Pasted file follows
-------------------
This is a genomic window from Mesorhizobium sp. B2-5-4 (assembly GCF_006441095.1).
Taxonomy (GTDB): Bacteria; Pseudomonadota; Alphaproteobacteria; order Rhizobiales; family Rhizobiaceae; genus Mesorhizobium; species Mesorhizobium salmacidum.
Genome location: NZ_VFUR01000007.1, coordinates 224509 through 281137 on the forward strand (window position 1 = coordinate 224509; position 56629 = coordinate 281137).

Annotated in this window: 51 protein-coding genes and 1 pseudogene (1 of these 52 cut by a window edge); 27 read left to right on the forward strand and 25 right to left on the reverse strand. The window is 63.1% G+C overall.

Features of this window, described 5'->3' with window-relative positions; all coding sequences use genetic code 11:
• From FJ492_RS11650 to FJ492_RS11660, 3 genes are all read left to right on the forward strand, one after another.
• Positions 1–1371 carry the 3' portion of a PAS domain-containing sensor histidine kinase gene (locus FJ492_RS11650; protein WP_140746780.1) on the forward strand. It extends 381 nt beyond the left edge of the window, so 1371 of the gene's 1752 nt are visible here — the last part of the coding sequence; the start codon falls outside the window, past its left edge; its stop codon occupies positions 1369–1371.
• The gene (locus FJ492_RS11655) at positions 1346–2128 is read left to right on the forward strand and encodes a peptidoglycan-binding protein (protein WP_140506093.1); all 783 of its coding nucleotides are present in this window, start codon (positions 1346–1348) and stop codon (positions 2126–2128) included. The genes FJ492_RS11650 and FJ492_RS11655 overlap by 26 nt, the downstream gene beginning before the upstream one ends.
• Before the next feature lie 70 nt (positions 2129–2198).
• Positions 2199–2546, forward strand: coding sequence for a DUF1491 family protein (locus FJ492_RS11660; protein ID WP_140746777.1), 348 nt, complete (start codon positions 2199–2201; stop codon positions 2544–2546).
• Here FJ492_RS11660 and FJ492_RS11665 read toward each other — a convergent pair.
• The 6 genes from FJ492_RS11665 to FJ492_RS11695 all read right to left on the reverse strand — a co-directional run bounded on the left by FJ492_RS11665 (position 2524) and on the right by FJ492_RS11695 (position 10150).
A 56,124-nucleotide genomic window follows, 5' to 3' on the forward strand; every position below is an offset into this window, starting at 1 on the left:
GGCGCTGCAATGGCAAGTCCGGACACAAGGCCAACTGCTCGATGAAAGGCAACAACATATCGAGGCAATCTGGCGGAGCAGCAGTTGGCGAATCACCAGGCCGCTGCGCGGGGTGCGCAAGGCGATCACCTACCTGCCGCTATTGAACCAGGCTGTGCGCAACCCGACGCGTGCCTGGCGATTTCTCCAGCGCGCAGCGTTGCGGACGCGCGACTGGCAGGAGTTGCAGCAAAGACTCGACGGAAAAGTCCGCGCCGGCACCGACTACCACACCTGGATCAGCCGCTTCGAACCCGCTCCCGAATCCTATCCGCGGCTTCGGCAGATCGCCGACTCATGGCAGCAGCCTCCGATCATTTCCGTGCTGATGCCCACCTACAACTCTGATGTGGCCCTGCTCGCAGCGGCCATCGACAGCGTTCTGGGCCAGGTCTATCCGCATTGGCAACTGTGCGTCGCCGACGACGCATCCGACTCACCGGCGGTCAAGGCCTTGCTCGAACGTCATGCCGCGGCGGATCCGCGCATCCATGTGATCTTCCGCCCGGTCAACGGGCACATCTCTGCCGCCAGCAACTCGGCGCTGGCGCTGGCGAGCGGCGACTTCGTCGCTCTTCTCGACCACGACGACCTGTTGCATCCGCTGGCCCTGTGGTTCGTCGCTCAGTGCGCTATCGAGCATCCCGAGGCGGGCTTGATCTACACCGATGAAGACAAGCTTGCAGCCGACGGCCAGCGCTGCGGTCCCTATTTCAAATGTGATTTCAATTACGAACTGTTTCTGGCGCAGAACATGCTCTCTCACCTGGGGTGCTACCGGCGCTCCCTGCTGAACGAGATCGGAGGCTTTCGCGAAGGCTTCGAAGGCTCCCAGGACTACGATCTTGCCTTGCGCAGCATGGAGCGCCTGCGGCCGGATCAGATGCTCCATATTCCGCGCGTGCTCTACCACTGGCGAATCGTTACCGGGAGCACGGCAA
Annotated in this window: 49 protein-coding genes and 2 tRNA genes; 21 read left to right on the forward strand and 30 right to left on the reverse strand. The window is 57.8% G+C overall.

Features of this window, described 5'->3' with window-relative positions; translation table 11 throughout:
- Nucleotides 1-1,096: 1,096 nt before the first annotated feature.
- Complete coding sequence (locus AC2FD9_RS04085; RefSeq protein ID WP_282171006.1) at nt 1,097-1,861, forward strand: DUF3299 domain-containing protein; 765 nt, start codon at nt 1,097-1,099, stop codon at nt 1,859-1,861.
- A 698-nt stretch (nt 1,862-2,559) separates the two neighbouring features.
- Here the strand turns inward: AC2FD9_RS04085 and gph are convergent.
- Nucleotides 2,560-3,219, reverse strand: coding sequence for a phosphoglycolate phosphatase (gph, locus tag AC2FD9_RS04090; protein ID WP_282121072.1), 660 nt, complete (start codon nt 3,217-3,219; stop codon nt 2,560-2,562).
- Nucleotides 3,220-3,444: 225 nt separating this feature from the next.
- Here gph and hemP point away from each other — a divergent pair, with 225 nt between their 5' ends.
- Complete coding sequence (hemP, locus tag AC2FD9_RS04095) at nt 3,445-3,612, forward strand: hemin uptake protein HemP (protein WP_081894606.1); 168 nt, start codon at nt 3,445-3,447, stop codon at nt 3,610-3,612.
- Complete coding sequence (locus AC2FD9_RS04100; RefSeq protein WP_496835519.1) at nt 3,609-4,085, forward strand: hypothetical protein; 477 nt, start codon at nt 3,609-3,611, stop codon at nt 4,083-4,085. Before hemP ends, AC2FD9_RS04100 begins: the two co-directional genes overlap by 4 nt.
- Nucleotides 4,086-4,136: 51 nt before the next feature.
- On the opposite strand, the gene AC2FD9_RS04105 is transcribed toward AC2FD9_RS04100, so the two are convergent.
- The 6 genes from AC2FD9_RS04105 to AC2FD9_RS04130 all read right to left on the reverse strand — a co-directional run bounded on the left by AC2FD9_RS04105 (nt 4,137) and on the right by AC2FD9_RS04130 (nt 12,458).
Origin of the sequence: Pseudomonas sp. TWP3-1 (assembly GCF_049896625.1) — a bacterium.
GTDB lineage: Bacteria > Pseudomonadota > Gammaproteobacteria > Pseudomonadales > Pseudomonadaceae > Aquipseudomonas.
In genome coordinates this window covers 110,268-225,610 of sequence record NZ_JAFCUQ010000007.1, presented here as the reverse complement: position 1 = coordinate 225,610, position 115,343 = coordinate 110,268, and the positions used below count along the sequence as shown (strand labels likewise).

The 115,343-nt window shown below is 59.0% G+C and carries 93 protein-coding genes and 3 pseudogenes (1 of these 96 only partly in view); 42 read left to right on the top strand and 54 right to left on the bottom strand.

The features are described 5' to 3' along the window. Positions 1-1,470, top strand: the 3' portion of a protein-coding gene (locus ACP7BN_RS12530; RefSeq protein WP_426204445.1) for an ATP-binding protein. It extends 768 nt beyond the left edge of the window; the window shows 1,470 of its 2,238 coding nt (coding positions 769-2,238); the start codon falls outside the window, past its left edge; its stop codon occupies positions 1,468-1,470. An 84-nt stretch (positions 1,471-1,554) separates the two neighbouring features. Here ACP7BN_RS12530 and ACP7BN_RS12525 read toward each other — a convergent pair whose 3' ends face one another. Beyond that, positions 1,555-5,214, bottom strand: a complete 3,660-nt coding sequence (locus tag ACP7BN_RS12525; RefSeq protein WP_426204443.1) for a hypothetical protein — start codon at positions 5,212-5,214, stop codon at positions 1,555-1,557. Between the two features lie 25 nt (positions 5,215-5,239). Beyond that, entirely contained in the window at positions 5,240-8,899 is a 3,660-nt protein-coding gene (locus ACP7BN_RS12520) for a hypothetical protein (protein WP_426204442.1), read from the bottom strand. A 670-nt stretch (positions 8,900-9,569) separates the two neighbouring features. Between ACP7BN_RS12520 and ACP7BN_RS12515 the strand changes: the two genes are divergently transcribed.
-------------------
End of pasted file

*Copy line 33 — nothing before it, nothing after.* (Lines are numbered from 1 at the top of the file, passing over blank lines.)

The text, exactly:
The features are described 5' to 3' along the window. Positions 1-1,470, top strand: the 3' portion of a protein-coding gene (locus ACP7BN_RS12530; RefSeq protein WP_426204445.1) for an ATP-binding protein. It extends 768 nt beyond the left edge of the window; the window shows 1,470 of its 2,238 coding nt (coding positions 769-2,238); the start codon falls outside the window, past its left edge; its stop codon occupies positions 1,468-1,470. An 84-nt stretch (positions 1,471-1,554) separates the two neighbouring features. Here ACP7BN_RS12530 and ACP7BN_RS12525 read toward each other — a convergent pair whose 3' ends face one another. Beyond that, positions 1,555-5,214, bottom strand: a complete 3,660-nt coding sequence (locus tag ACP7BN_RS12525; RefSeq protein WP_426204443.1) for a hypothetical protein — start codon at positions 5,212-5,214, stop codon at positions 1,555-1,557. Between the two features lie 25 nt (positions 5,215-5,239). Beyond that, entirely contained in the window at positions 5,240-8,899 is a 3,660-nt protein-coding gene (locus ACP7BN_RS12520) for a hypothetical protein (protein WP_426204442.1), read from the bottom strand. A 670-nt stretch (positions 8,900-9,569) separates the two neighbouring features. Between ACP7BN_RS12520 and ACP7BN_RS12515 the strand changes: the two genes are divergently transcribed.